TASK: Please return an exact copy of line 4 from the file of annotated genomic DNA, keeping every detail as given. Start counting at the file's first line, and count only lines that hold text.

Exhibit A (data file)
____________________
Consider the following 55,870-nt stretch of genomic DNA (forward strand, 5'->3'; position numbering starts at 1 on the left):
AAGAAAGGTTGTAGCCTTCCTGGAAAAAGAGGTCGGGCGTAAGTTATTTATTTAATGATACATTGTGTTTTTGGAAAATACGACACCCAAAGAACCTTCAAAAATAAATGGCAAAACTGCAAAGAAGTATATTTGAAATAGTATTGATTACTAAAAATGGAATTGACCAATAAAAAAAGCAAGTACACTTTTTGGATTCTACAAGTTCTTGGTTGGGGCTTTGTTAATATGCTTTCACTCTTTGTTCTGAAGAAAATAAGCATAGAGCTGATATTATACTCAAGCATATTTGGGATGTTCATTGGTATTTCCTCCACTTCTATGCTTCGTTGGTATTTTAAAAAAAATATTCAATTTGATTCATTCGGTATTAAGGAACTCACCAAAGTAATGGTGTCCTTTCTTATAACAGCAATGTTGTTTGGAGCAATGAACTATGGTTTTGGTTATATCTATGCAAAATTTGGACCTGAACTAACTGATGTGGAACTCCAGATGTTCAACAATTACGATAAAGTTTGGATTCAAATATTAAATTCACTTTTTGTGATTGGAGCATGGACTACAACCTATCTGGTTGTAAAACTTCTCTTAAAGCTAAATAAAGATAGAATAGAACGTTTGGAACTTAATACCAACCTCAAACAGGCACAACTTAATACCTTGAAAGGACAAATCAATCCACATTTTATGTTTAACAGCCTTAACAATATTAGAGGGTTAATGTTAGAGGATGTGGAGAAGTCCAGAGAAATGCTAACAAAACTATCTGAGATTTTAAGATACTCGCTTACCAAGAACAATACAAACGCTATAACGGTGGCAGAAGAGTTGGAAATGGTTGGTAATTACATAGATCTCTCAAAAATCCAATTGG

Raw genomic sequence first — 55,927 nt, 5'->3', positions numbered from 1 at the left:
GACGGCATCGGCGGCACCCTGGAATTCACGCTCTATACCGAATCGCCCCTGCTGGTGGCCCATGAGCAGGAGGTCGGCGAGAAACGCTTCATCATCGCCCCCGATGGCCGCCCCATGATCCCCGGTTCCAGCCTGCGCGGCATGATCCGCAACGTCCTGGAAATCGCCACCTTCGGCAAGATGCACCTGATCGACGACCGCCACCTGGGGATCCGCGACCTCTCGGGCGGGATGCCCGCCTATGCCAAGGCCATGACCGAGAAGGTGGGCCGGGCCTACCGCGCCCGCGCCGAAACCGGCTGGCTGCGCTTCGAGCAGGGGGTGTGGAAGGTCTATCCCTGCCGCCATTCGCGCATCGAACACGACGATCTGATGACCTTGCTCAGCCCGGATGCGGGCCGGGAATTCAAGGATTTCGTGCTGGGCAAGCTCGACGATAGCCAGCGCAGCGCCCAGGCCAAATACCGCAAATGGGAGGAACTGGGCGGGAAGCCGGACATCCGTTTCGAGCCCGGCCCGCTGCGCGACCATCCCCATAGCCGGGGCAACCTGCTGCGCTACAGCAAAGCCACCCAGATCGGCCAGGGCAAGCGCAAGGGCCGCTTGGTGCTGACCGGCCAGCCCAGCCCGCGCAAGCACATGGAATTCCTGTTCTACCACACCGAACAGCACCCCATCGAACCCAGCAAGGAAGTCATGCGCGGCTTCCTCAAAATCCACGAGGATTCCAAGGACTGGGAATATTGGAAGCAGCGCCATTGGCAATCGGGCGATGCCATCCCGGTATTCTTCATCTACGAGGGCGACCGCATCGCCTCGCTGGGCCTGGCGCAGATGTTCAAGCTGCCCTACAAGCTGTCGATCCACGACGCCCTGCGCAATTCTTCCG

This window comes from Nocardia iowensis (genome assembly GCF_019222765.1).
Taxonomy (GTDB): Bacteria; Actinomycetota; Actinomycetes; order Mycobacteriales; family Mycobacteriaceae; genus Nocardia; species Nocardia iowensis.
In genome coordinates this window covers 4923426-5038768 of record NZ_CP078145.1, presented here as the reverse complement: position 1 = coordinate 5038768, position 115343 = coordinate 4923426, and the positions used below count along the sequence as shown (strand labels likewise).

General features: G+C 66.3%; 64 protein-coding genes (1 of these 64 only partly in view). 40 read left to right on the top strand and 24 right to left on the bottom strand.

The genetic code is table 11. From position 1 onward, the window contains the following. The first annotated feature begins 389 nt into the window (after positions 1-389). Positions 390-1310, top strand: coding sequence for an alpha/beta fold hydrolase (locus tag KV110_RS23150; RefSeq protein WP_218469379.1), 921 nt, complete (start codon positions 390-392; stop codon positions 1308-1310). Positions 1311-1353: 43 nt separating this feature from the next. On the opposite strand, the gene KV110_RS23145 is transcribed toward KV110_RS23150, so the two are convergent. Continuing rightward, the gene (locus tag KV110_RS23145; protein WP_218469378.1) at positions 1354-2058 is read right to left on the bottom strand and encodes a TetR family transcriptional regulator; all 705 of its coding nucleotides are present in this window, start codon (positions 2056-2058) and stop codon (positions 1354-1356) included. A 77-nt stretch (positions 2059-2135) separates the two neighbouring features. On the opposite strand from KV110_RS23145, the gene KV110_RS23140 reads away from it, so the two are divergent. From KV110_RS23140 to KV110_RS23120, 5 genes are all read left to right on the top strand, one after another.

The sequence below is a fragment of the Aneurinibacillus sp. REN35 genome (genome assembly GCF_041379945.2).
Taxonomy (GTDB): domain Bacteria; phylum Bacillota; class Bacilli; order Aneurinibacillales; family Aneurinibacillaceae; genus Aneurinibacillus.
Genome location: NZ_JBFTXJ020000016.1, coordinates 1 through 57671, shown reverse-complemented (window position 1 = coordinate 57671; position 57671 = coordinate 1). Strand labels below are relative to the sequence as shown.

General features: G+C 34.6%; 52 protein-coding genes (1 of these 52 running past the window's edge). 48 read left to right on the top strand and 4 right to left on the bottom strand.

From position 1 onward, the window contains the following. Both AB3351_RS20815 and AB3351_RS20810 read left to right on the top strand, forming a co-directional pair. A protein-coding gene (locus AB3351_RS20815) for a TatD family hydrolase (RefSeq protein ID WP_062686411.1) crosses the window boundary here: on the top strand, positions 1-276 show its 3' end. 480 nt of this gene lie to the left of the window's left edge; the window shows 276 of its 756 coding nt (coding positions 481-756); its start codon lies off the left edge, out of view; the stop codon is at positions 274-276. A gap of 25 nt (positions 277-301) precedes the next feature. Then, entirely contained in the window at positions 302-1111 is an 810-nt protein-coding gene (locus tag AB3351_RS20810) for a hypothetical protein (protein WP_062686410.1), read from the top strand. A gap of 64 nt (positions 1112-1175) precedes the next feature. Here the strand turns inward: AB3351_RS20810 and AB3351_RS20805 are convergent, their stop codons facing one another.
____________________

GACGGCATCGGCGGCACCCTGGAATTCACGCTCTATACCGAATCGCCCCTGCTGGTGGCCCATGAGCAGGAGGTCGGCGAGAAACGCTTCATCATCGCCCCCGATGGCCGCCCCATGATCCCCGGTTCCAGCCTGCGCGGCATGATCCGCAACGTCCTGGAAATCGCCACCTTCGGCAAGATGCACCTGATCGACGACCGCCACCTGGGGATCCGCGACCTCTCGGGCGGGATGCCCGCCTATGCCAAGGCCATGACCGAGAAGGTGGGCCGGGCCTACCGCGCCCGCGCCGAAACCGGCTGGCTGCGCTTCGAGCAGGGGGTGTGGAAGGTCTATCCCTGCCGCCATTCGCGCATCGAACACGACGATCTGATGACCTTGCTCAGCCCGGATGCGGGCCGGGAATTCAAGGATTTCGTGCTGGGCAAGCTCGACGATAGCCAGCGCAGCGCCCAGGCCAAATACCGCAAATGGGAGGAACTGGGCGGGAAGCCGGACATCCGTTTCGAGCCCGGCCCGCTGCGCGACCATCCCCATAGCCGGGGCAACCTGCTGCGCTACAGCAAAGCCACCCAGATCGGCCAGGGCAAGCGCAAGGGCCGCTTGGTGCTGACCGGCCAGCCCAGCCCGCGCAAGCACATGGAATTCCTGTTCTACCACACCGAACAGCACCCCATCGAACCCAGCAAGGAAGTCATGCGCGGCTTCCTCAAAATCCACGAGGATTCCAAGGACTGGGAATATTGGAAGCAGCGCCATTGGCAATCGGGCGATGCCATCCCGGTATTCTTCATCTACGAGGGCGACCGCATCGCCTCGCTGGGCCTGGCGCAGATGTTCAAGCTGCCCTACAAGCTGTCGATCCACGACGCCCTGCGCAATTCTTCCG